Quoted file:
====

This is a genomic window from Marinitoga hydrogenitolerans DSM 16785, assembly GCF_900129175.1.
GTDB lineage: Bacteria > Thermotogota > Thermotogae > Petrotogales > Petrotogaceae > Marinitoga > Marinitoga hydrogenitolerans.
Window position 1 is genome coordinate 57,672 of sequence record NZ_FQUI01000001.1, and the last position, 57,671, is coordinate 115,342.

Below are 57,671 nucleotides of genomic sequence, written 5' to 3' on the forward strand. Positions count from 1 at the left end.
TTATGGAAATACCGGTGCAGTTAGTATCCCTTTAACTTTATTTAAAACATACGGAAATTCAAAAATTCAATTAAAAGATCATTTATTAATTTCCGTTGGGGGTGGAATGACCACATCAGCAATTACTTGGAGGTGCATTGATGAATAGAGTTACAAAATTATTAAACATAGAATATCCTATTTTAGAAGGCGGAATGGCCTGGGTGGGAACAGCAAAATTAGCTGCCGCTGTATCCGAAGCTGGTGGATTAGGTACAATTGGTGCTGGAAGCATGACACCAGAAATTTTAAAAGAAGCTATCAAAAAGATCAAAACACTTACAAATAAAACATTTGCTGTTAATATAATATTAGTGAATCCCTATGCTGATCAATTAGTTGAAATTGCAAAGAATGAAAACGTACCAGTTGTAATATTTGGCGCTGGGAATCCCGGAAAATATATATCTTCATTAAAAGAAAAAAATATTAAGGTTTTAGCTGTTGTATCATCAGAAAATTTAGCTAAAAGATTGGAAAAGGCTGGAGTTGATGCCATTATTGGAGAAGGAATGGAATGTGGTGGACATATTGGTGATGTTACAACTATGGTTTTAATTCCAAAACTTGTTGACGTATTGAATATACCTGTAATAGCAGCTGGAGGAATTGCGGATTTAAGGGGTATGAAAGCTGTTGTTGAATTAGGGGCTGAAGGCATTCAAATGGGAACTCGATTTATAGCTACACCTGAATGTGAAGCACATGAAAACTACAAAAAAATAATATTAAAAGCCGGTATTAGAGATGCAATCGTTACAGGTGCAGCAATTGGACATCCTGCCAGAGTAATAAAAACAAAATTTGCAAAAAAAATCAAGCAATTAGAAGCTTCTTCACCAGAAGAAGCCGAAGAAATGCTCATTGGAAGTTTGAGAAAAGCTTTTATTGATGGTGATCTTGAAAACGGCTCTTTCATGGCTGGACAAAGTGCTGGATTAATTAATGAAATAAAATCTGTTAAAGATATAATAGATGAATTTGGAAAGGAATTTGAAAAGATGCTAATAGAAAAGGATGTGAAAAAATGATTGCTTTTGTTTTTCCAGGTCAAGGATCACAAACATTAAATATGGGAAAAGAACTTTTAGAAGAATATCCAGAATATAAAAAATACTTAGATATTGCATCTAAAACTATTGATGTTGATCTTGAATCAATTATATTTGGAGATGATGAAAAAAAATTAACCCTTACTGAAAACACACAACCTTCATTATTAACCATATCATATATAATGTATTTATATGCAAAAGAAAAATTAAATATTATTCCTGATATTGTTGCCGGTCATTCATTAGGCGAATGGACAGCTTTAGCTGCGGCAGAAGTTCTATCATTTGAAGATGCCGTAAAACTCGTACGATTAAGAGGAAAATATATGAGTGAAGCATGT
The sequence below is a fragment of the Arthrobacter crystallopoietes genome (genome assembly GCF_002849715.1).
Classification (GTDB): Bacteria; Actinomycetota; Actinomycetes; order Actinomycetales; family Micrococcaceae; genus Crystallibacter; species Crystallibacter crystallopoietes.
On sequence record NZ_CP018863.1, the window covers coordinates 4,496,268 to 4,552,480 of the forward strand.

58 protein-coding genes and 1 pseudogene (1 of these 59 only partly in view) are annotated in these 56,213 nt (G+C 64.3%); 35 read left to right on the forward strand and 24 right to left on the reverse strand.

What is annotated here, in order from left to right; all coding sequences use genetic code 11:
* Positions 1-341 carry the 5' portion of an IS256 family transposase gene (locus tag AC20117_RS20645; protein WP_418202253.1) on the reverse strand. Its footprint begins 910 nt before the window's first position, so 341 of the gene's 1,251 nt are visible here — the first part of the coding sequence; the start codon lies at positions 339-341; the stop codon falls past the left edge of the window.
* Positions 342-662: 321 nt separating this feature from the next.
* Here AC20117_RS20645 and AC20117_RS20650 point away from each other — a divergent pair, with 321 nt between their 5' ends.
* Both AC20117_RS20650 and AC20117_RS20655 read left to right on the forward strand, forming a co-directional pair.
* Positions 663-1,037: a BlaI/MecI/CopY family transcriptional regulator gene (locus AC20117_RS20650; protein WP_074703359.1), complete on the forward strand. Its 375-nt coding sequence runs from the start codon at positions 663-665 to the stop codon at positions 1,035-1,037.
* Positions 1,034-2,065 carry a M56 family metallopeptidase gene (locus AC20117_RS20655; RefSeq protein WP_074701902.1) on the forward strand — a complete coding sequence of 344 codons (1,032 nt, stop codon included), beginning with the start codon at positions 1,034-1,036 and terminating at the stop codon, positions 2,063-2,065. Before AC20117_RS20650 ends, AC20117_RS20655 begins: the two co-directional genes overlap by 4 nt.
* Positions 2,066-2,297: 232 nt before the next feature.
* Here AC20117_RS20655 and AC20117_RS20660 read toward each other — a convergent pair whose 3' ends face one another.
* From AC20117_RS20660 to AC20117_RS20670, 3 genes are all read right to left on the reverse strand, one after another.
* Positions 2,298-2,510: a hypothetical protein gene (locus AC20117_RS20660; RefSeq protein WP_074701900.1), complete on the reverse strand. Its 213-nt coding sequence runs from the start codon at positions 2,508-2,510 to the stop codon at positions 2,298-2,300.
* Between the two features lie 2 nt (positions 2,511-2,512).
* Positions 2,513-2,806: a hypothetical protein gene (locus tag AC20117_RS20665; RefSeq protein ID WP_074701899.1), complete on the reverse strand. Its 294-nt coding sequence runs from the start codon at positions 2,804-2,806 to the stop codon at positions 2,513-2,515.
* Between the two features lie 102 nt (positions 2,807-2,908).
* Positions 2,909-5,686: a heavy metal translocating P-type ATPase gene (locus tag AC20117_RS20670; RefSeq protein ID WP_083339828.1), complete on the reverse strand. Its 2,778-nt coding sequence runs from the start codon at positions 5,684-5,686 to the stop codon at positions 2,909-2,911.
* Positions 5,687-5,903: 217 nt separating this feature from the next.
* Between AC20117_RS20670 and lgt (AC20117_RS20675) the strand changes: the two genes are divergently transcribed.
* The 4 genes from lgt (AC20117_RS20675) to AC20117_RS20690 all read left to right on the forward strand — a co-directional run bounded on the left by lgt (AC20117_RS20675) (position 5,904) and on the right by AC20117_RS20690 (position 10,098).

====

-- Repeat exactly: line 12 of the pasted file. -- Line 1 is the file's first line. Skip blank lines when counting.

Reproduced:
* Positions 342-662: 321 nt separating this feature from the next.